updated 2/11/2005 4:09:03 PM ET 2005-02-11T21:09:03

Sen. Mark Dayton said Friday his low poll numbers and an expectation of harsh political attacks were factors in his decision not to seek re-election next year.

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“I certainly was not looking forward to the likelihood that on November 7, 2006, 99 percent of the people of Minnesota would think less well of me than they do now,” Dayton said in an interview with The Associated Press. “There’s no question the Republican strategy is to destroy you personally in order to defeat you politically.”

In his announcement Wednesday, Dayton cited his dislike of fund raising as the reason he would not be the best Democratic candidate next year. But in the interview he said there were other considerations as well.

Dayton said last month’s poll by the Star Tribune of Minneapolis, which showed his approval rating had dropped 15 points, to 43 percent, factored into the decision.

“It’s hard to go into an election cycle and recover that public support, because everything you do is cast in political terms,” he said. “I concluded that the likelihood of keeping the seat Democratic was better with somebody else than with me.”

Dayton, 58, also said that he did not want to be a drag on the Democratic ticket in Minnesota next year.

“I did not want my political epithet to be that I led the DFL Party to defeat or debacle,” he said, referring to the state’s Democratic-Farmer-Labor party.

Dayton’s drop in the polls followed last year’s widely criticized decision to temporarily close his Capitol Hill office over a secret intelligence report. He declined to offer an explanation for his lower numbers.

“I’ll leave that to the analysts,” he said.

Dayton has often complained about what he considers out-of-bounds criticism of fellow Democrats, such as former Georgia Sen. Max Cleland, a triple-amputee from wounds suffered in the Vietnam War. Cleland lost his re-election in 2002 after Republicans ran ads against him with pictures of Osama bin Laden and Saddam Hussein.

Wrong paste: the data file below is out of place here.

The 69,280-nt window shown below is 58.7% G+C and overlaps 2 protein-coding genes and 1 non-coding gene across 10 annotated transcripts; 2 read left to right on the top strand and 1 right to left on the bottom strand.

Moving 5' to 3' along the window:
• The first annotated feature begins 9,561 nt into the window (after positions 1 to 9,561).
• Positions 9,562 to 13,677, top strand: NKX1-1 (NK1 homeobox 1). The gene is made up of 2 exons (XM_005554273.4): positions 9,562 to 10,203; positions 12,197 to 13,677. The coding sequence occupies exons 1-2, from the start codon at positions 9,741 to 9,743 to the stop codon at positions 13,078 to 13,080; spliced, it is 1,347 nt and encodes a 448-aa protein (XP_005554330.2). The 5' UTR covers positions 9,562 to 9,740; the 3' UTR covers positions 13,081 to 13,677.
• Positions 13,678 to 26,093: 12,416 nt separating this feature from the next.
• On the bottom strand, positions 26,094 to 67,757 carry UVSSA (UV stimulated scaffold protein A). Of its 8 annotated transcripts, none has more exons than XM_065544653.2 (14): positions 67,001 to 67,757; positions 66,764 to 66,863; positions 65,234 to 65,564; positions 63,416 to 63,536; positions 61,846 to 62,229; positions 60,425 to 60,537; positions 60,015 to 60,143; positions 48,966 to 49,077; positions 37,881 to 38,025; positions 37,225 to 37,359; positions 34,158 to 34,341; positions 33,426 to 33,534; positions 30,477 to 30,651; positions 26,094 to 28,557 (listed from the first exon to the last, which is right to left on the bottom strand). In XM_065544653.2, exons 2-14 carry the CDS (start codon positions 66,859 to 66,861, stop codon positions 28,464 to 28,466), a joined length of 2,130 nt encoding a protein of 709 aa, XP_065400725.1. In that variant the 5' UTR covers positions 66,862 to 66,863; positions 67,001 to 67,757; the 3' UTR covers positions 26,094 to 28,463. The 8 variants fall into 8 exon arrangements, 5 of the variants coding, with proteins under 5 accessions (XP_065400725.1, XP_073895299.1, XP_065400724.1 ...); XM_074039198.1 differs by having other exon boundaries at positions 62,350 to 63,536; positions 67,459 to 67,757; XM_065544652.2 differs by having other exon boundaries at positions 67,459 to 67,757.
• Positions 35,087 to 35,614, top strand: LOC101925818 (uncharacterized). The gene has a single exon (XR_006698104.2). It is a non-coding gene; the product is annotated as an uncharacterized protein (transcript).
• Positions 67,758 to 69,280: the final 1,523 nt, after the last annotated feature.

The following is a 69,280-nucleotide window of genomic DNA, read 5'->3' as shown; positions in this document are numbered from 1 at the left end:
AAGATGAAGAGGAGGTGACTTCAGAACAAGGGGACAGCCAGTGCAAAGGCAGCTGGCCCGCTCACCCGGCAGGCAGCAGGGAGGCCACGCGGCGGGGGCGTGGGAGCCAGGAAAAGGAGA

'Political sewage'
“They’ll bury you in political sewage,” Dayton said. “I certainly was not looking forward to that.”

Dayton argued that a Democratic candidate will be in a good position to win in Minnesota next year, because of the Bush administration’s record on Iraq, Social Security, and the federal budget deficit. But that would have made the criticism of him even more intense, he said.

“The more the issues would be to my advantage, the more they would have to make me the issue,” Dayton said.

Brian Nick, a spokesman for the National Republican Senatorial Committee, said Democrats were the ones on the attack.

“The Democratic attack machine in the 2004 cycle spent over $268 million through 527 groups in attacking President Bush and Republican candidates,” said Nick. “That far exceeds the money spent by Republicans.”

Dayton, a department store heir, spent $12 million of his own money in his 2000 victory over Republican Sen. Rod Grams, but said he couldn’t afford to self-fund again this time. He finished last year with only $190,000 in the campaign bank.

Also Friday, Rep. Mark Kennedy, R-Minn., announced his campaign for Senate in 2006, moving to stake out his position among a slew of Republican hopefuls, including Grams and Rep. Gil Gutknecht.

© 2013 The Associated Press. All rights reserved. This material may not be published, broadcast, rewritten or redistributed.


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